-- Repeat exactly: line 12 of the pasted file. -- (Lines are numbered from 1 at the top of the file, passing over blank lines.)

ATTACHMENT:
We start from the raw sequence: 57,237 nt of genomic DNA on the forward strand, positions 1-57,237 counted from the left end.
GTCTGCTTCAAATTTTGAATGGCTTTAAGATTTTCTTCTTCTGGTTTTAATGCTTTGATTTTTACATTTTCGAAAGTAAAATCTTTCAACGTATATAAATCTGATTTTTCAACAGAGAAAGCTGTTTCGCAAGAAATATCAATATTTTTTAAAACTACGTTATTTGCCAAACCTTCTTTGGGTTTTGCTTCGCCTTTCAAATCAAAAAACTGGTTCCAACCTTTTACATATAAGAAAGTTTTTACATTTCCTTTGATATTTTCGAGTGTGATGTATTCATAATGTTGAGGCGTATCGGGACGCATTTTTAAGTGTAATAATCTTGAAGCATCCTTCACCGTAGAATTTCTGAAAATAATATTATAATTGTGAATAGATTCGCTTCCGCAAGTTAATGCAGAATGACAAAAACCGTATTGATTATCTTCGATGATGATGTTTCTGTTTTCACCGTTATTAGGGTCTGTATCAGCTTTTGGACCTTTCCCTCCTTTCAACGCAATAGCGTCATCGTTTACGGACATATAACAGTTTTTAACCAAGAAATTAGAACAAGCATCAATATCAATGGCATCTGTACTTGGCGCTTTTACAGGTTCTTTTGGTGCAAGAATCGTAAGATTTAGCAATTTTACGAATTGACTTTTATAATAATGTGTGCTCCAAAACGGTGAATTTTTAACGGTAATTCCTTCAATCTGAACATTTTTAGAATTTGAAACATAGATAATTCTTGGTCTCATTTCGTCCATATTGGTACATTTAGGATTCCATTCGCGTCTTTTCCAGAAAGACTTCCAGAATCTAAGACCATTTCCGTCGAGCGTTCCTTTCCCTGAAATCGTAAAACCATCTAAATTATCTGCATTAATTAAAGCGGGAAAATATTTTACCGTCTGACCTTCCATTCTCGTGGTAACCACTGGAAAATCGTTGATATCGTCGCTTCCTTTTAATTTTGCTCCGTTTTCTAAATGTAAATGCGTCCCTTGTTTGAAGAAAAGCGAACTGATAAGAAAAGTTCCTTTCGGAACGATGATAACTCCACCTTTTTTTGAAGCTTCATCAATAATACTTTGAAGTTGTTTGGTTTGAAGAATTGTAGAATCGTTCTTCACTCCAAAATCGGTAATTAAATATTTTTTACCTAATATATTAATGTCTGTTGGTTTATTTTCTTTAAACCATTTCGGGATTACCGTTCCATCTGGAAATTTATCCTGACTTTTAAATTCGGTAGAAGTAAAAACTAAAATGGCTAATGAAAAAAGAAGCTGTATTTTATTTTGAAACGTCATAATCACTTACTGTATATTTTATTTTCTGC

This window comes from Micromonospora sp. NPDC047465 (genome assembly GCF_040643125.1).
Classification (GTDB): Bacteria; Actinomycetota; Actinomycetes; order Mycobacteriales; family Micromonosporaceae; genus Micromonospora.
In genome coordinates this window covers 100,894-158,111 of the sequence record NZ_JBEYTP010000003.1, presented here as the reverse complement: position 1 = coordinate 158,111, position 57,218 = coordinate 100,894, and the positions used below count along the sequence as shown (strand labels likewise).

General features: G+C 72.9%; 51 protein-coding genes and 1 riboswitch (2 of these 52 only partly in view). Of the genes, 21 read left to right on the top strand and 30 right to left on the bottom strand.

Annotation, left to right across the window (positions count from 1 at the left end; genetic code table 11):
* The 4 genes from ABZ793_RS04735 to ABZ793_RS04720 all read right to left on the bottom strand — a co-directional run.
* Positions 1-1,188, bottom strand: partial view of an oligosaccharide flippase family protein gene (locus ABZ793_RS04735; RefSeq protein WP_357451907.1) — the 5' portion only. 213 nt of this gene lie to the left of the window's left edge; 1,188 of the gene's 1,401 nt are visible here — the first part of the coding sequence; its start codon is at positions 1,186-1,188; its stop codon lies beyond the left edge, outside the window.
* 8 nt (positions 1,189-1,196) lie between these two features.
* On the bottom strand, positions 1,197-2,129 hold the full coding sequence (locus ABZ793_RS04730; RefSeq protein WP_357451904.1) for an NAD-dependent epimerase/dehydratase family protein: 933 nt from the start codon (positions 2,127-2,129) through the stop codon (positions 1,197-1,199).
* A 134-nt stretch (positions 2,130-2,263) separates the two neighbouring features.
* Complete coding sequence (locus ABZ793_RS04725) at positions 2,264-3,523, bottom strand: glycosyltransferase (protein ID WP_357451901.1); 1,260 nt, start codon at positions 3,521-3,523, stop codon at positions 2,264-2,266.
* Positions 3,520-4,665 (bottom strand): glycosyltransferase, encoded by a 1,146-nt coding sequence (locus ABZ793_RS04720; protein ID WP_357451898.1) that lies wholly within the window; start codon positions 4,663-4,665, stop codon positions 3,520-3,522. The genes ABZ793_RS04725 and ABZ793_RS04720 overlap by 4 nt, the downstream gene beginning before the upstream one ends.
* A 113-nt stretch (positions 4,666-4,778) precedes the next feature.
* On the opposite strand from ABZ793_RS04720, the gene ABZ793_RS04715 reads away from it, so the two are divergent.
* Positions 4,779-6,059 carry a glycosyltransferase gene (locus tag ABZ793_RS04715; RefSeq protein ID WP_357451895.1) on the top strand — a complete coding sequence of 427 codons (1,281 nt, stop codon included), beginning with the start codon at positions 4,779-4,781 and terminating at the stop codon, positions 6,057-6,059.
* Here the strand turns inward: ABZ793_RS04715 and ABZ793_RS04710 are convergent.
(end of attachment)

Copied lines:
* A 134-nt stretch (positions 2,130-2,263) separates the two neighbouring features.